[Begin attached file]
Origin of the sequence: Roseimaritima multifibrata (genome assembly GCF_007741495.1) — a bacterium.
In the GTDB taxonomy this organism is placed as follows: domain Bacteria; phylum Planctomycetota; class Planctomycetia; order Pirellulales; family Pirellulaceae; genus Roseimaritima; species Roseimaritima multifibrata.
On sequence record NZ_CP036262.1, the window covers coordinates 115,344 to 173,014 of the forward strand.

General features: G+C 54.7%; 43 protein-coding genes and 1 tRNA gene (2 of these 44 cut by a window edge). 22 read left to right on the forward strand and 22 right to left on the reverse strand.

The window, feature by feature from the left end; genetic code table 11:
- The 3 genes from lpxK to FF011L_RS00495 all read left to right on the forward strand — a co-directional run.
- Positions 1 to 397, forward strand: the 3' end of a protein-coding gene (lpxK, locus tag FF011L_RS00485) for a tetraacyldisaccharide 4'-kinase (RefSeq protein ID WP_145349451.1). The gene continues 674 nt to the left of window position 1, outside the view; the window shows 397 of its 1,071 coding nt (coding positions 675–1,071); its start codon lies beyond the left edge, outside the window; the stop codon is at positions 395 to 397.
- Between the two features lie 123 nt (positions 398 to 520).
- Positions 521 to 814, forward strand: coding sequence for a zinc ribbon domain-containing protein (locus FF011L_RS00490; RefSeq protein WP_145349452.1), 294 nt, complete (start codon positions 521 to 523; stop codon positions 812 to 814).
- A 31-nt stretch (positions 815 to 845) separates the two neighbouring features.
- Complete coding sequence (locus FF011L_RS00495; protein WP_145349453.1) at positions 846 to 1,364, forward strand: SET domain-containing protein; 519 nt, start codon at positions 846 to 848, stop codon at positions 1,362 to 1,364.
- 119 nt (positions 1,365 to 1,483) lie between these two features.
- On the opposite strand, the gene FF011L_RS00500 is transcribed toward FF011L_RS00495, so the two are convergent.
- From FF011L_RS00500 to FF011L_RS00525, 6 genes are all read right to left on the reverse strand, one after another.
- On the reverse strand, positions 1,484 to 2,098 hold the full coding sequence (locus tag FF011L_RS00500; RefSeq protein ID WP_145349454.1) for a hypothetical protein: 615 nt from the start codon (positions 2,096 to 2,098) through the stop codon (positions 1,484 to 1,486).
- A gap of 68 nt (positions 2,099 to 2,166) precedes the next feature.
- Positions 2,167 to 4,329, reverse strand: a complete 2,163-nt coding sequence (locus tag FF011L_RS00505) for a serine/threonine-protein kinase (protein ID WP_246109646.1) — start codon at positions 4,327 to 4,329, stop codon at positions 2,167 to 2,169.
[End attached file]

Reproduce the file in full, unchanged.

Origin of the sequence: Roseimaritima multifibrata (genome assembly GCF_007741495.1) — a bacterium.
In the GTDB taxonomy this organism is placed as follows: domain Bacteria; phylum Planctomycetota; class Planctomycetia; order Pirellulales; family Pirellulaceae; genus Roseimaritima; species Roseimaritima multifibrata.
On sequence record NZ_CP036262.1, the window covers coordinates 115,344 to 173,014 of the forward strand.

General features: G+C 54.7%; 43 protein-coding genes and 1 tRNA gene (2 of these 44 cut by a window edge). 22 read left to right on the forward strand and 22 right to left on the reverse strand.

The window, feature by feature from the left end; genetic code table 11:
- The 3 genes from lpxK to FF011L_RS00495 all read left to right on the forward strand — a co-directional run.
- Positions 1 to 397, forward strand: the 3' end of a protein-coding gene (lpxK, locus tag FF011L_RS00485) for a tetraacyldisaccharide 4'-kinase (RefSeq protein ID WP_145349451.1). The gene continues 674 nt to the left of window position 1, outside the view; the window shows 397 of its 1,071 coding nt (coding positions 675–1,071); its start codon lies beyond the left edge, outside the window; the stop codon is at positions 395 to 397.
- Between the two features lie 123 nt (positions 398 to 520).
- Positions 521 to 814, forward strand: coding sequence for a zinc ribbon domain-containing protein (locus FF011L_RS00490; RefSeq protein WP_145349452.1), 294 nt, complete (start codon positions 521 to 523; stop codon positions 812 to 814).
- A 31-nt stretch (positions 815 to 845) separates the two neighbouring features.
- Complete coding sequence (locus FF011L_RS00495; protein WP_145349453.1) at positions 846 to 1,364, forward strand: SET domain-containing protein; 519 nt, start codon at positions 846 to 848, stop codon at positions 1,362 to 1,364.
- 119 nt (positions 1,365 to 1,483) lie between these two features.
- On the opposite strand, the gene FF011L_RS00500 is transcribed toward FF011L_RS00495, so the two are convergent.
- From FF011L_RS00500 to FF011L_RS00525, 6 genes are all read right to left on the reverse strand, one after another.
- On the reverse strand, positions 1,484 to 2,098 hold the full coding sequence (locus tag FF011L_RS00500; RefSeq protein ID WP_145349454.1) for a hypothetical protein: 615 nt from the start codon (positions 2,096 to 2,098) through the stop codon (positions 1,484 to 1,486).
- A gap of 68 nt (positions 2,099 to 2,166) precedes the next feature.
- Positions 2,167 to 4,329, reverse strand: a complete 2,163-nt coding sequence (locus tag FF011L_RS00505) for a serine/threonine-protein kinase (protein ID WP_246109646.1) — start codon at positions 4,327 to 4,329, stop codon at positions 2,167 to 2,169.